Yellen says state, local aid strengthened U.S. cities' COVID-19 responses

·2 min read
U.S. Senate Appropriations Subcommittee hearing to examine the FY22 budget request

By David Lawder

WASHINGTON (Reuters) -The $350 billion in coronavirus relief aid for state and local governments has allowed U.S. cities to respond faster and stronger to an ever changing COVID-19 pandemic, U.S. Treasury Secretary Janet Yellen said on Wednesday.

Yellen told a meeting of the U.S. Conference of Mayors that the response by state and local governments is helping to blunt the impact of the highly-contagious Omicron coronavirus variant.

"Omicron has presented a challenge and will likely impact some of the data in the coming months, but I am confident it will not derail what has been one of the strongest periods of economic growth in a century," Yellen said.

She said that the $350 billion State and Local Fiscal Recovery Fund, which enabled cities to be flexible in how they aided their populations, had led them to be "much readier to respond."

"Rather than one burst of money that could only be spent in certain ways, it called for sustained funding, and our Treasury team has worked hard so you can use the money as flexibly as possible," Yellen added.

She cited several examples of local uses of the funds, from $1,000 signing bonuses for new teachers at child-care centers in Columbus, Ohio, to Hawaii's move to reverse its decision to furlough 10,000 state employees.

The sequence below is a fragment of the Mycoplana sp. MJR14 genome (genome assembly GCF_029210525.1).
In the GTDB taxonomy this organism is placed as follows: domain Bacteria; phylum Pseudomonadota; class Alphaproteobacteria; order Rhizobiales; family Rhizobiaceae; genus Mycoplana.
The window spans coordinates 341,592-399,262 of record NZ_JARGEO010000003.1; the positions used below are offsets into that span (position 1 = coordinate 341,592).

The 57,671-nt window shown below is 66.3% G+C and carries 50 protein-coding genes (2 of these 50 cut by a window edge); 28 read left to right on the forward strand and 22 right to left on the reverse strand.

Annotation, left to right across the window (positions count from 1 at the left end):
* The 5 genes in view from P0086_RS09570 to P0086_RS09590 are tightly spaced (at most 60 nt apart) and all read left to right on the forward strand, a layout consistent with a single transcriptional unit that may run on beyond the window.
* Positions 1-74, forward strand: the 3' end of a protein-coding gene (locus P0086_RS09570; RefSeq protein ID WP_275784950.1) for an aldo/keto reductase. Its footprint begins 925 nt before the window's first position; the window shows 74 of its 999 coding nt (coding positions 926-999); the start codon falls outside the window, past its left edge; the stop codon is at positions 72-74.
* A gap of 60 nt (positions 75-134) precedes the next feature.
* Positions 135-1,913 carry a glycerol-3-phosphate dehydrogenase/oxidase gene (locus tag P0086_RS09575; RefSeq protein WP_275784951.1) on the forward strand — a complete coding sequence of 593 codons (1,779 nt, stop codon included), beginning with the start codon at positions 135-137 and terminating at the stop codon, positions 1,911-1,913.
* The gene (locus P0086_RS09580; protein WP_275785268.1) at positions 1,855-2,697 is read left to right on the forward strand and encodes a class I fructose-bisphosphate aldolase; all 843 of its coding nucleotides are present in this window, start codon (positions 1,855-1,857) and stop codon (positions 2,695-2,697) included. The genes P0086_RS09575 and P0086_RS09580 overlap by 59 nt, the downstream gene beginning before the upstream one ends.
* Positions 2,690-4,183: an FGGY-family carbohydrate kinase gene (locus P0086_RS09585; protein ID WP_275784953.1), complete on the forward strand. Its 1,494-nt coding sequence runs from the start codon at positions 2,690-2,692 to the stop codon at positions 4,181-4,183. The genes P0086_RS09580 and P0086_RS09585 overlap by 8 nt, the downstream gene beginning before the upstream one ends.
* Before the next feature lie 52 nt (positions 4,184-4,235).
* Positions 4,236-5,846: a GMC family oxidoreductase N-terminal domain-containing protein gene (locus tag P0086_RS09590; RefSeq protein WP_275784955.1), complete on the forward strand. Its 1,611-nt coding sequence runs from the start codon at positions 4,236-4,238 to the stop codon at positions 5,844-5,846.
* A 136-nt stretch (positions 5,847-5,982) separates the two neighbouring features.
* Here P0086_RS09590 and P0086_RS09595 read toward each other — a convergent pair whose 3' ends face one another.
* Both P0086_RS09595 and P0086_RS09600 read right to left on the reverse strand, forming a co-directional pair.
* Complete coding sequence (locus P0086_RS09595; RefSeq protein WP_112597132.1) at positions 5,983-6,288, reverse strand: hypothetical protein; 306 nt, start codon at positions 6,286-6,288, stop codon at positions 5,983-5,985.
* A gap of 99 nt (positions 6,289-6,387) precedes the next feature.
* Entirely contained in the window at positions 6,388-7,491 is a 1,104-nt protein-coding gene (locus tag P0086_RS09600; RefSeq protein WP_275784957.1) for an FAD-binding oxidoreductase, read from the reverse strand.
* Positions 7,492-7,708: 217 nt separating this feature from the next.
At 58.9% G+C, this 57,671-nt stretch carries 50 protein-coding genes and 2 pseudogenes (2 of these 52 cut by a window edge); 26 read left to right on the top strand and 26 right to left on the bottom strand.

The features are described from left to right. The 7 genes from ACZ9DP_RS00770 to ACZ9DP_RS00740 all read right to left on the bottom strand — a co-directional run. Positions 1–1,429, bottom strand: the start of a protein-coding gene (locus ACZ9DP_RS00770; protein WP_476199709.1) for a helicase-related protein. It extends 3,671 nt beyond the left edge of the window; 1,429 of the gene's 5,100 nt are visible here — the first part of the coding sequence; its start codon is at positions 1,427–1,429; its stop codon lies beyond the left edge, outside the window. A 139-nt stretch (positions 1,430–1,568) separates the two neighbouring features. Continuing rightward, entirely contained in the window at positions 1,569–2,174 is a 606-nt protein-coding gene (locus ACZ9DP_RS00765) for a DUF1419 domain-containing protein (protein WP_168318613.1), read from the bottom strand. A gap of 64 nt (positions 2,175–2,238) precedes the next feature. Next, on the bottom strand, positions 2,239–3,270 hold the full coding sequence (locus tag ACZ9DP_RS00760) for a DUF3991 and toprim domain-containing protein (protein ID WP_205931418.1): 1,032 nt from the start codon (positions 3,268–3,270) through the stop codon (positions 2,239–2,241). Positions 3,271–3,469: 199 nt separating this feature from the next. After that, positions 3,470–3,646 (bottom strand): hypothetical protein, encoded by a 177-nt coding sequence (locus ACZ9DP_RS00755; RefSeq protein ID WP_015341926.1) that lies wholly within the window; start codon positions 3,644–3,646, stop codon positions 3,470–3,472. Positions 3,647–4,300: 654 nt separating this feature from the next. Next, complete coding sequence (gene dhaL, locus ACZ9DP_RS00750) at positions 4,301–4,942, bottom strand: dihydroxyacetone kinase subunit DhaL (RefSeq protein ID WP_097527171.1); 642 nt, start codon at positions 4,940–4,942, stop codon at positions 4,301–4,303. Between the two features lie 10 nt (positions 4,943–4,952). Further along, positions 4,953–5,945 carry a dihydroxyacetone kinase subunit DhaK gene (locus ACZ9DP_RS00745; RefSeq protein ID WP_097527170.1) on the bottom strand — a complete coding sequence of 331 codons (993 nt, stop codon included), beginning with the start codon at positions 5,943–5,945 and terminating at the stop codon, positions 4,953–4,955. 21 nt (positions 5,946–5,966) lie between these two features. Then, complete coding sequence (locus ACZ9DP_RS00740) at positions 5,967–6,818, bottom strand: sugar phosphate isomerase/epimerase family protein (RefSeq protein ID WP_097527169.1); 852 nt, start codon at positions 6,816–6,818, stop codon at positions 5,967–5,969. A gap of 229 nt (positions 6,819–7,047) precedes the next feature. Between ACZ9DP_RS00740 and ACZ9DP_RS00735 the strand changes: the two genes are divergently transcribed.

Minnesota has authorized more than $80 million in funds from the program for health needs, ranging from rapid COVID-19 tests to emergency surge staffing in hospitals, while St. Louis used $58 million from its allocation to spare residents from evictions and homelessness, supplementing rental assistance funds, she said.

Yellen added that funding from the Biden administration's $1.9 trillion American Rescue Plan stimulus package allowed cities to move from fighting fires to "start building a better post-COVID world."

The Treasury chief struck an optimistic tone on the White House's sweeping Build Back Better social and climate spending bill, despite contentious congressional negotiations clouding its future.

"While we don’t know the final form this will take, it will revolutionize how we care for children in this country, invest in climate change, and overhaul the international tax system to ensure corporations pay their fair share," Yellen said.

(Reporting by David Lawder; Editing by Kim Coghill and Paul Simao)

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